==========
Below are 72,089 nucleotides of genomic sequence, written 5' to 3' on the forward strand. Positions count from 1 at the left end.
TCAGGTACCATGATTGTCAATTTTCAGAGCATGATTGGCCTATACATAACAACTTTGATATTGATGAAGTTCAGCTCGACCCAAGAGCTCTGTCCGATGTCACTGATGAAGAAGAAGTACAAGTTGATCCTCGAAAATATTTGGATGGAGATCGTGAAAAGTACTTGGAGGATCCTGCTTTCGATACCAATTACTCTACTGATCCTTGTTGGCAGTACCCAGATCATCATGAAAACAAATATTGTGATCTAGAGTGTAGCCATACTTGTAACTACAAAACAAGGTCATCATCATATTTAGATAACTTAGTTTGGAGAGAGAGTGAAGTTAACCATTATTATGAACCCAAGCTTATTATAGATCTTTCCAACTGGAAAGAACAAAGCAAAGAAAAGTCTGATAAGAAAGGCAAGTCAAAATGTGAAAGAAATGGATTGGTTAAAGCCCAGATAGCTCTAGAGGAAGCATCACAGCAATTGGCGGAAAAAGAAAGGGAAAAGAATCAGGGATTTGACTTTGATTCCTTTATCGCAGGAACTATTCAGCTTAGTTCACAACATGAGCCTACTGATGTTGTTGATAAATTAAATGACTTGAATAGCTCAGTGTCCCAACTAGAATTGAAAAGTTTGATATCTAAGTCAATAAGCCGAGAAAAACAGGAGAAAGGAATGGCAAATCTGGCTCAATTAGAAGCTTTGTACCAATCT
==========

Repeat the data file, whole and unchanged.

Below are 72,089 nucleotides of genomic sequence, written 5' to 3' on the forward strand. Positions count from 1 at the left end.
TCAGGTACCATGATTGTCAATTTTCAGAGCATGATTGGCCTATACATAACAACTTTGATATTGATGAAGTTCAGCTCGACCCAAGAGCTCTGTCCGATGTCACTGATGAAGAAGAAGTACAAGTTGATCCTCGAAAATATTTGGATGGAGATCGTGAAAAGTACTTGGAGGATCCTGCTTTCGATACCAATTACTCTACTGATCCTTGTTGGCAGTACCCAGATCATCATGAAAACAAATATTGTGATCTAGAGTGTAGCCATACTTGTAACTACAAAACAAGGTCATCATCATATTTAGATAACTTAGTTTGGAGAGAGAGTGAAGTTAACCATTATTATGAACCCAAGCTTATTATAGATCTTTCCAACTGGAAAGAACAAAGCAAAGAAAAGTCTGATAAGAAAGGCAAGTCAAAATGTGAAAGAAATGGATTGGTTAAAGCCCAGATAGCTCTAGAGGAAGCATCACAGCAATTGGCGGAAAAAGAAAGGGAAAAGAATCAGGGATTTGACTTTGATTCCTTTATCGCAGGAACTATTCAGCTTAGTTCACAACATGAGCCTACTGATGTTGTTGATAAATTAAATGACTTGAATAGCTCAGTGTCCCAACTAGAATTGAAAAGTTTGATATCTAAGTCAATAAGCCGAGAAAAACAGGAGAAAGGAATGGCAAATCTGGCTCAATTAGAAGCTTTGTACCAATCT